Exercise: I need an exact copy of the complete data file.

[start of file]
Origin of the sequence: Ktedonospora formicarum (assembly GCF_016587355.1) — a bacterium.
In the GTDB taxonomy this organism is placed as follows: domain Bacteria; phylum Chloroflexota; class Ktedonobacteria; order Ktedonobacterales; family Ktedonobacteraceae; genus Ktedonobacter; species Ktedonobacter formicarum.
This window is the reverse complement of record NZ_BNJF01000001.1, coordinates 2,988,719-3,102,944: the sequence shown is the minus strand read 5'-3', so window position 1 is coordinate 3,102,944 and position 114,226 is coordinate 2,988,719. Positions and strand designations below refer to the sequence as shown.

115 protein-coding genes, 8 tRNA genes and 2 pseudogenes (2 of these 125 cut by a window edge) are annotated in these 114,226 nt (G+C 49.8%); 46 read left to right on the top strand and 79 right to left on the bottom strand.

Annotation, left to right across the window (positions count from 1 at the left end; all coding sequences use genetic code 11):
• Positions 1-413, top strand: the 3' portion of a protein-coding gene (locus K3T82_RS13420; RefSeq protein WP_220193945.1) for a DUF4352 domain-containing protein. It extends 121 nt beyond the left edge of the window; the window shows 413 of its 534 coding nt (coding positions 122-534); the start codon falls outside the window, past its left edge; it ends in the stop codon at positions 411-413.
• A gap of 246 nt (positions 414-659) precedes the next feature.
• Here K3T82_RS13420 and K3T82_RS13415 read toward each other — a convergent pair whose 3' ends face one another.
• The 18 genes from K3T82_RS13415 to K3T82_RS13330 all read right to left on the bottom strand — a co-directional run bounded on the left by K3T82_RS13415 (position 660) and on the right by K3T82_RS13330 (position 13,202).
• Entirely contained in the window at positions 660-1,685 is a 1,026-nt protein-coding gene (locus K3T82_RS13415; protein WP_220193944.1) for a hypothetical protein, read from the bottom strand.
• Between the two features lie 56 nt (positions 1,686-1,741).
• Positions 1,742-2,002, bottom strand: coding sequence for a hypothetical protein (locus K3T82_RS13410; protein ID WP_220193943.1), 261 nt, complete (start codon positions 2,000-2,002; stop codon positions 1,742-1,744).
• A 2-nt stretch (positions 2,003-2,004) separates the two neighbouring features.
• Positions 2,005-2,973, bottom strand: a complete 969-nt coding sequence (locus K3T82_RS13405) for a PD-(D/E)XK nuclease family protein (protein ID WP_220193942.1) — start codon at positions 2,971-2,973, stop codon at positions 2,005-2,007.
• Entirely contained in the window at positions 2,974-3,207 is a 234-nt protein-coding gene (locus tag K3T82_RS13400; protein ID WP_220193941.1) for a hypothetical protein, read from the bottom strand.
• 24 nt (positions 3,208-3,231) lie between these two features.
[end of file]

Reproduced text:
Origin of the sequence: Ktedonospora formicarum (assembly GCF_016587355.1) — a bacterium.
In the GTDB taxonomy this organism is placed as follows: domain Bacteria; phylum Chloroflexota; class Ktedonobacteria; order Ktedonobacterales; family Ktedonobacteraceae; genus Ktedonobacter; species Ktedonobacter formicarum.
This window is the reverse complement of record NZ_BNJF01000001.1, coordinates 2,988,719-3,102,944: the sequence shown is the minus strand read 5'-3', so window position 1 is coordinate 3,102,944 and position 114,226 is coordinate 2,988,719. Positions and strand designations below refer to the sequence as shown.

115 protein-coding genes, 8 tRNA genes and 2 pseudogenes (2 of these 125 cut by a window edge) are annotated in these 114,226 nt (G+C 49.8%); 46 read left to right on the top strand and 79 right to left on the bottom strand.

Annotation, left to right across the window (positions count from 1 at the left end; all coding sequences use genetic code 11):
• Positions 1-413, top strand: the 3' portion of a protein-coding gene (locus K3T82_RS13420; RefSeq protein WP_220193945.1) for a DUF4352 domain-containing protein. It extends 121 nt beyond the left edge of the window; the window shows 413 of its 534 coding nt (coding positions 122-534); the start codon falls outside the window, past its left edge; it ends in the stop codon at positions 411-413.
• A gap of 246 nt (positions 414-659) precedes the next feature.
• Here K3T82_RS13420 and K3T82_RS13415 read toward each other — a convergent pair whose 3' ends face one another.
• The 18 genes from K3T82_RS13415 to K3T82_RS13330 all read right to left on the bottom strand — a co-directional run bounded on the left by K3T82_RS13415 (position 660) and on the right by K3T82_RS13330 (position 13,202).
• Entirely contained in the window at positions 660-1,685 is a 1,026-nt protein-coding gene (locus K3T82_RS13415; protein WP_220193944.1) for a hypothetical protein, read from the bottom strand.
• Between the two features lie 56 nt (positions 1,686-1,741).
• Positions 1,742-2,002, bottom strand: coding sequence for a hypothetical protein (locus K3T82_RS13410; protein ID WP_220193943.1), 261 nt, complete (start codon positions 2,000-2,002; stop codon positions 1,742-1,744).
• A 2-nt stretch (positions 2,003-2,004) separates the two neighbouring features.
• Positions 2,005-2,973, bottom strand: a complete 969-nt coding sequence (locus K3T82_RS13405) for a PD-(D/E)XK nuclease family protein (protein ID WP_220193942.1) — start codon at positions 2,971-2,973, stop codon at positions 2,005-2,007.
• Entirely contained in the window at positions 2,974-3,207 is a 234-nt protein-coding gene (locus tag K3T82_RS13400; protein ID WP_220193941.1) for a hypothetical protein, read from the bottom strand.
• 24 nt (positions 3,208-3,231) lie between these two features.